DANGEROUS AUSTRALIAN ANIMALS
Coming face to face with dangerous Australian animals is one of the fears of those moving over to Perth. Spiders, Snakes and Spiders tend to be the most feared of the animals although they are not the only dangerous animals living in Australia.
Dangerous Australian animals include:-
- The Box Jellyfish
- The Taipan
- Saltwater Crocodile
- Blue Ring Octopus
- Stone Fish
- Red Back Spider
- Brown Snake
- Tiger Snake
- Great White Shark
- Funnel Web Spider
When we moved over my hubby Gareth was no different, his biggest fear was spiders and he would regularly be out spraying the house and garden with some spider treatment or other.
That was six years ago, now days the dangerous Australian animals don’t bother him he only worries about mozzie bites.
HOW DEADLY ARE AUSTRALIAN ANIMALS?
We have lived here in Perth now for six years, during that time I have not seen many dangerous Australian animals. I have only seen:-
- One snake (down at the lighthouse in Augustus)
- Lots of spiders, including red backs but they have never caused me any harm. Gareth did get a bite form a red back spider last summer, he suffered a day of discomfort and did not need to go to hospital.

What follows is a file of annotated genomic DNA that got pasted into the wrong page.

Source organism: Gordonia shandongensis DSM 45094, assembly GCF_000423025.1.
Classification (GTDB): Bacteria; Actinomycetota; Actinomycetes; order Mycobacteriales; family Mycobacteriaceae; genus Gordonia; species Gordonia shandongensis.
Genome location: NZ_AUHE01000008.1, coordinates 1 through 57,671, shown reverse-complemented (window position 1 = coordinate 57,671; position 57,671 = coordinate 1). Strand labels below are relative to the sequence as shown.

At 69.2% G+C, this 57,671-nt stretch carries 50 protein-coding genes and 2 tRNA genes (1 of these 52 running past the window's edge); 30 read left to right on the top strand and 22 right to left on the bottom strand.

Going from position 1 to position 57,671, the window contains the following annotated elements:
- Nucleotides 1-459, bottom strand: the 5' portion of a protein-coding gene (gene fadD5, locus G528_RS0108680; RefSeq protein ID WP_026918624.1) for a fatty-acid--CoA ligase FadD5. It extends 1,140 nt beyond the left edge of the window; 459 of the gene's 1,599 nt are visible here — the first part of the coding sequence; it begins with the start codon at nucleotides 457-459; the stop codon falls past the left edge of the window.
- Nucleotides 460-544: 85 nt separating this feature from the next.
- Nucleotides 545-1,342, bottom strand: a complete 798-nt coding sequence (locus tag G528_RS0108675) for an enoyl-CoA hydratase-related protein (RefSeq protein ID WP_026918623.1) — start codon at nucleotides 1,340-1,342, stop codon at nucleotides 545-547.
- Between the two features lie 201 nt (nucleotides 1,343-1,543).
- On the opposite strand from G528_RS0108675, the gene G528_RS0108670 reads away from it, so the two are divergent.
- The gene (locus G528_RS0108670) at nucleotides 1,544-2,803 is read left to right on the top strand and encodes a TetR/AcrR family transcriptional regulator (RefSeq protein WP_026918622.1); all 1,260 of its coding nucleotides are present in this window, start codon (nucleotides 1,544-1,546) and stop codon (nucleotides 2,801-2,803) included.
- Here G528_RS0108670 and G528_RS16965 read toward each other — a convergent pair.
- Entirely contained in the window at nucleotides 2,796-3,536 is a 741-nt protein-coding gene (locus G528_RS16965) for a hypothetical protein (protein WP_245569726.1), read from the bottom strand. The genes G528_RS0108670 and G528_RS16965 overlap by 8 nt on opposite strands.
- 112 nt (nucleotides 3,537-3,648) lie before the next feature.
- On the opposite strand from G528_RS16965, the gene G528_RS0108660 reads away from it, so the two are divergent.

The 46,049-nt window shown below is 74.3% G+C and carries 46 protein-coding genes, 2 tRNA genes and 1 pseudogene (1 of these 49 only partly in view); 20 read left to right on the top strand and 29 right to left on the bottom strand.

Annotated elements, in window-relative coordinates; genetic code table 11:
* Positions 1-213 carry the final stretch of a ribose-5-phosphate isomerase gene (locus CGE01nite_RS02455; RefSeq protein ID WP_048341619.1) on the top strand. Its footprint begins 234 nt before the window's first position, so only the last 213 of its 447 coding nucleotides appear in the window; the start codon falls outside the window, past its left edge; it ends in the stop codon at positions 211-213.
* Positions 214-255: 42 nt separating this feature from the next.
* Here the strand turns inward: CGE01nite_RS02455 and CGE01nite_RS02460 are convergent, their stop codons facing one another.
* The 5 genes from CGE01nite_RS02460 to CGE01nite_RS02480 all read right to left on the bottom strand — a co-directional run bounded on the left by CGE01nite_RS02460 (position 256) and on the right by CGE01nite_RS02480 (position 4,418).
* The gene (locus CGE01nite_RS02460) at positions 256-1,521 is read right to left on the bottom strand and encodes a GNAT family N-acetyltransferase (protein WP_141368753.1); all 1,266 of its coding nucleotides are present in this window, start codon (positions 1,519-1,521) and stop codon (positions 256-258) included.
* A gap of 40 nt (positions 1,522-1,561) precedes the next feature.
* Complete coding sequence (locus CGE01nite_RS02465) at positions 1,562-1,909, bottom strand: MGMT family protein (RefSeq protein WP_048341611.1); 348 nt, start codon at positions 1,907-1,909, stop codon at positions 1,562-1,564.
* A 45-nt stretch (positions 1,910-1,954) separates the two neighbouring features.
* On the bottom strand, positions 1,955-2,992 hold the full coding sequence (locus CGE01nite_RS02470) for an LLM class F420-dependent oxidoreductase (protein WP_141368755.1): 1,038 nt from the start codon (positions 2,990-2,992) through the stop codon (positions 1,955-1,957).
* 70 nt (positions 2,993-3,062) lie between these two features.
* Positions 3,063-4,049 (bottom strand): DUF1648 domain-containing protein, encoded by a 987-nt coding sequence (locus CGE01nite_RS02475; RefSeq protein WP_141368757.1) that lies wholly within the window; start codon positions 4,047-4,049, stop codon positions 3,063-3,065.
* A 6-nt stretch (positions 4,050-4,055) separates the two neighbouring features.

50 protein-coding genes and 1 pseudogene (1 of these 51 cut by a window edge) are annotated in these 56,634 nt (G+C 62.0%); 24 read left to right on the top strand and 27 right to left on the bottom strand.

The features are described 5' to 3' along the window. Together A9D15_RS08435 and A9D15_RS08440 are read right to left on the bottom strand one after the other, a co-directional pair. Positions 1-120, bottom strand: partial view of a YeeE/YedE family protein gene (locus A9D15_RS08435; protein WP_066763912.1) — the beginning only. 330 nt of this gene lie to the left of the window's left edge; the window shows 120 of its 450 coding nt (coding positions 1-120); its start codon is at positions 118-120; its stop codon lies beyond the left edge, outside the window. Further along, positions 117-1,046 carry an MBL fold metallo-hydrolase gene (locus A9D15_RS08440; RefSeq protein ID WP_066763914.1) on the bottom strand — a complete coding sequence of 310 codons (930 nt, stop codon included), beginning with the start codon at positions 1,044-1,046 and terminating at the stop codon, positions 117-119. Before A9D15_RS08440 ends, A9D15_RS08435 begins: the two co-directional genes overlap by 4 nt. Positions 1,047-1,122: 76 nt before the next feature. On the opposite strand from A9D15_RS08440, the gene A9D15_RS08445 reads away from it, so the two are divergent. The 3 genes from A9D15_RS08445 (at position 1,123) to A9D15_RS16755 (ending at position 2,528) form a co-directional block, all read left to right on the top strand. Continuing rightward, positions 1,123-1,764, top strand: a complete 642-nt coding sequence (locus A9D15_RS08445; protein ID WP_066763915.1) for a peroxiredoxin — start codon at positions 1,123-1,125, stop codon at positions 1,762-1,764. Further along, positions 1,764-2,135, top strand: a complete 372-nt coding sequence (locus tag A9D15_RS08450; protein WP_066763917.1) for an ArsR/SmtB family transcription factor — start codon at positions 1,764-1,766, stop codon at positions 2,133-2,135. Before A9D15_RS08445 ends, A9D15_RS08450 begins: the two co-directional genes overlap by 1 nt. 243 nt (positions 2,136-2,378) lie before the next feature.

- Not one shark, I am not saying the sharks are not out there but they are not the threat you think they are.
DANGEROUS ANIMALS ARE NOT A THREAT IF YOU FOLLOW A FEW SIMPLE GUIDELINES
I am not saying the dangerous Australian animals are not dangerous but by following a few simple guidelines you can make your life a whole heap safer.
- Never ignore warning signs they are there for a reason.
- Don’t go putting your hands or feet when you can’t see where you are putting them. For example under logs, rocks or even shells you find on the beach, there could be a dangerous animal living under or inside them.
- Shake your shoes before putting them on
- Don’t be tempted to go picking up an animal. If you go catching snakes and spiders then you are asking to get bitten.
- If you go walking in the bush stamp your way through. This will give any snakes that may be around advanced warning.
- If you are unfortunate enough to come face to face with a snake then stay still and wait for the snake to leave.
- Think before you go into the water you can avoid the risk of sharks if you
- Avoid swimming alone at dawn, dusk or night
- Where possible swim at beaches that are patrolled and swim between the flags
- If a shark is sighted then leave the water immediately
- Never swim if you are bleeding
- Don’t swim in river mouths or canals